Water injustice runs deep in Australia. Fixing it means handing control to First Nations

It’s widely understood that rivers, wetlands and other waterways hold particular significance for First Nations people. It’s less well understood that Indigenous peoples are denied effective rights in Australia’s water economy. Australia’s laws and policies prevent First Nations from fully participating in, and benefiting from, decisions about water. In fact, Indigenous peoples hold less than […]

How big is your carbon? What one government agency did to measure its impact

Organisations are increasingly developing their own carbon and ecological footprint calculators to measure their impacts. While there are plenty of generic footprint calculators out there, many organisations’ activities are specific to them and it is more appropriate for them to develop bespoke solutions. The Drivers Vehicle Licensing Authority (DVLA), part of the UK government’s Department […]

WATER: How does NSW make sure it doesn’t get so close to Day Zero again?

According to one of the authors of a new report the focus on water in NSW has traditionally been on centralised infrastructure that utilities want to build rather than water efficiency. But what saved us during the Millennium Drought was the citizens, not utilities. Nor was it the winding back the BASIX sustainability index that some quarters advocate.

Coal’s deadly legacy in Australia and the US

Australia, like the US is trying to stick to the coal agenda despite cleaner sources of energy making the fossil fuel irrelevant to our futures. COVID is now a known airborne killer but there’s another one at large that also attacks through the air we breathe: coal. A recent Greenpeace report found that in Australia […]

Finding the most adaptable urban trees for a changing climate

Researchers from the Which Plant Where project at Western Sydney University are taking a deep look at how urban trees can adapt to drought conditions to help keep cities green in the face of a changing climate.

To restore our cities’ rivers, we need to decolonise the law reform process

The Yarra Birrarung’s bicultural model recognises the Yarra (Birrarung) corridor in Melbourne as a “living” natural entity of bicultural character: both traditional owner and settler-Australia. But although it offers a pathway to decolonise rivers and landscapes, we need to see real shifts in cultural and power dynamics in Australia’s reconciliation processes. The Yarra River Protection (Wilip-gin Birrarung murron) Act is a remarkable piece […]

The glimmer of hope that is clean air

In recent months we’ve unexpectedly had to reflect on our lives, work and health, our relationships, travel, neighbourhoods and our cities.

Carbon pricing works: the largest-ever study puts it beyond doubt

Putting a price on carbon should reduce emissions, because it makes dirty production processes more expensive than clean ones, right?

Here’s an idea: Let’s plant our way out of the Covid crisis

There’s never been more love and appreciation of green spaces from the community. So how can we achieve an environmental, economic and health “triple point score” by delivering more and better green space as part of the post COVID-19 recovery?

Environmental protections on shaky ground as review for EPBC Act looms

At a time when there’s mounting evidence that Australia’s environmental planning laws are “fundamentally broken”, this very same legislation is under threat from a federal government intent on fast-tracking projects as part of its pandemic recovery plan. “Green tape” has been in the firing line of the Covid recovery agenda at least since earlier this […]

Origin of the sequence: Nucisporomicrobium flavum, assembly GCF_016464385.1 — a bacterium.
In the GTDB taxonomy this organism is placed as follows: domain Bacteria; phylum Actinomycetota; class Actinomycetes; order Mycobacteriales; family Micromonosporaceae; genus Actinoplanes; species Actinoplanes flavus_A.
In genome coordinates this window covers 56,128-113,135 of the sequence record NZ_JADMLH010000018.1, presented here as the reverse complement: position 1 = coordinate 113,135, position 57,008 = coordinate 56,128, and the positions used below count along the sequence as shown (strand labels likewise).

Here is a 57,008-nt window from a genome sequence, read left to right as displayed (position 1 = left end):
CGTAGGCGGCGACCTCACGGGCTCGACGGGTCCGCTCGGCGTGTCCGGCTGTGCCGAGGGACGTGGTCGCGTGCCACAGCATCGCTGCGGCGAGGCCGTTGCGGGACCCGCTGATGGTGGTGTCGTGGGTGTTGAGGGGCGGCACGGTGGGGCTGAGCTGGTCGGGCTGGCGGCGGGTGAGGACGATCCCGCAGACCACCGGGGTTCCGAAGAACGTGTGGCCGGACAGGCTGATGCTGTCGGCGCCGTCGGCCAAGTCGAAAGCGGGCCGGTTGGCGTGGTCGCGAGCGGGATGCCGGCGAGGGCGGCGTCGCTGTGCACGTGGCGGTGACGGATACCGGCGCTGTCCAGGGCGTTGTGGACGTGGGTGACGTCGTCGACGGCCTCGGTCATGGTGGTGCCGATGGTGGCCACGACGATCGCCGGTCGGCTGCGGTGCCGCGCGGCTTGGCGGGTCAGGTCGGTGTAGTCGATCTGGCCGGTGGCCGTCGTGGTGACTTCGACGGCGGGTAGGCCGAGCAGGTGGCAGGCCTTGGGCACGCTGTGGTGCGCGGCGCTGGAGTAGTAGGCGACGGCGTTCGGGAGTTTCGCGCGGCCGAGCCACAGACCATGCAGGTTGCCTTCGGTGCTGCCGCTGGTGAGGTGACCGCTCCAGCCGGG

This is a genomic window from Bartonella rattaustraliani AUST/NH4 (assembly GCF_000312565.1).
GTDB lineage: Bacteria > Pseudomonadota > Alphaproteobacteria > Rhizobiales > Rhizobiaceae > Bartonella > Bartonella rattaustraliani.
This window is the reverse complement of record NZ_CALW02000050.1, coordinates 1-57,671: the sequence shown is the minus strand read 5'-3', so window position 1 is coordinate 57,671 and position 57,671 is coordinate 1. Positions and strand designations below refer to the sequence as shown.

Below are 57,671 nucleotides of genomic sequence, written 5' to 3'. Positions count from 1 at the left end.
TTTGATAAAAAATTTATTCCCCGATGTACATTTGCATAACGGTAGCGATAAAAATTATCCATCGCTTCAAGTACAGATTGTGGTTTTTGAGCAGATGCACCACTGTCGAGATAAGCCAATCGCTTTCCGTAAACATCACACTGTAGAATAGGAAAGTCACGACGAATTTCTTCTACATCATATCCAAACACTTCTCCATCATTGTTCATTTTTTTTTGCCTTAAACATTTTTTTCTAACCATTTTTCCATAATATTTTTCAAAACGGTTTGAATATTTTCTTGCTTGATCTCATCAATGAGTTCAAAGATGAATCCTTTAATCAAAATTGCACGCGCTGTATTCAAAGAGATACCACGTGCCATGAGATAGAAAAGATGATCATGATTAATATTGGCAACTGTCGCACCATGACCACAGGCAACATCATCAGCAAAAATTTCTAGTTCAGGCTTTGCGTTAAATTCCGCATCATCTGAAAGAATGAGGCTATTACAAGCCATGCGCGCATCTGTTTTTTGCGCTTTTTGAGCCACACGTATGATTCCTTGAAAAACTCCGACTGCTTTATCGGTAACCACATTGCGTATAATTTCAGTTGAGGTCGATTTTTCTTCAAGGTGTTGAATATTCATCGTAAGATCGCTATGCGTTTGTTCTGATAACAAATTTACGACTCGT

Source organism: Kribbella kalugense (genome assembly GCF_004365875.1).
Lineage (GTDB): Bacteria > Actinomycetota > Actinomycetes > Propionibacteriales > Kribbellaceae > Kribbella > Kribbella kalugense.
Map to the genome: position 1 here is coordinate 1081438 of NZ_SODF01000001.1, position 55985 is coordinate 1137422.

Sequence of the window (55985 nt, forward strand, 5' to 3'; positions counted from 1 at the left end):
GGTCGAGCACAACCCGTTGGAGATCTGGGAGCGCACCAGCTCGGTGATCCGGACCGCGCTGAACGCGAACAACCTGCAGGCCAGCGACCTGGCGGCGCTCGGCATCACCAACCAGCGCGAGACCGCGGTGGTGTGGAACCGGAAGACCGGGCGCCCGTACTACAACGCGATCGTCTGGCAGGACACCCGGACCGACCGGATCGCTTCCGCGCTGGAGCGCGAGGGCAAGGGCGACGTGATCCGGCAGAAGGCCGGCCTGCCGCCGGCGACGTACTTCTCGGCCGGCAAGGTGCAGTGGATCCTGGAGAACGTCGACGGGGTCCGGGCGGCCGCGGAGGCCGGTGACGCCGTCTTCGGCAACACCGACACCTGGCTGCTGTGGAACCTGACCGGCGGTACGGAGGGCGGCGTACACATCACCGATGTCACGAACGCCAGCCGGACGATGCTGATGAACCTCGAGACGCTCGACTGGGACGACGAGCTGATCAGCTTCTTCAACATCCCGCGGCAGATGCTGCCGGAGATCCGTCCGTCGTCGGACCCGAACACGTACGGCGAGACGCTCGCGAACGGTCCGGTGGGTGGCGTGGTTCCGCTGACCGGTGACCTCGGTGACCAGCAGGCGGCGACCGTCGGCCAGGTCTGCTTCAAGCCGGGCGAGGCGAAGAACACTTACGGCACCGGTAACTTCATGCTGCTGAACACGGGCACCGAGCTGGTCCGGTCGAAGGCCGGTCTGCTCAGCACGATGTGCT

On myopic split systems thinking – and environmentalism’s struggle with racism

News from the front desk, Issue 484: According to the social scientists it can take a good 10 years for society to forget a collective trauma and move on.  Even after the actual danger has passed, the fear lives on. We’re wondering if it’s this kind of fear that is making the PM Scott Morrison […]

7 ways to rebuild Australian resilience

The flipside of crisis is opportunity. The past six months have seen two extraordinary stressor events play out across Australia with devastating impacts – the eastern Australian drought and bushfires, closely followed by Covid-19. The good news is that as we move into recovery mode, we have the ability and opportunity to enact a series […]

On so many ways to not waste a good crisis

News from the front desk No 478: There’s no shortage of optimistic commentary coming out urging us not to waste this crisis. Suddenly, we have hours to kill in self isolation to reconsider existing economic, environmental and social policy, and ponder over better options. With any luck, we’ll seize the opportunity to embark on economic […]

Cities can be their own water catchments, says CRCWSC

After more than seven years as chief executive officer Professor Tony Wong has stepped down from the CRC for Water Sensitive Cities and its Water Sensitive Cities Institute.

The bee buzz is growing nationally and commercially

Bees help pollinate around one in three food plants world-wide, but in recent months Australian colonies have copped a beating with drought, fire, flood and smoke.

Why our driest state leads the way on water

OXYGEN FILES: South Australian Water is collaborating with Sydney Water, researchers and the NSW Smart Sensing Network on water saving technologies. Funny that the driest place in the country, South Australia, is pretty savvy on H2O.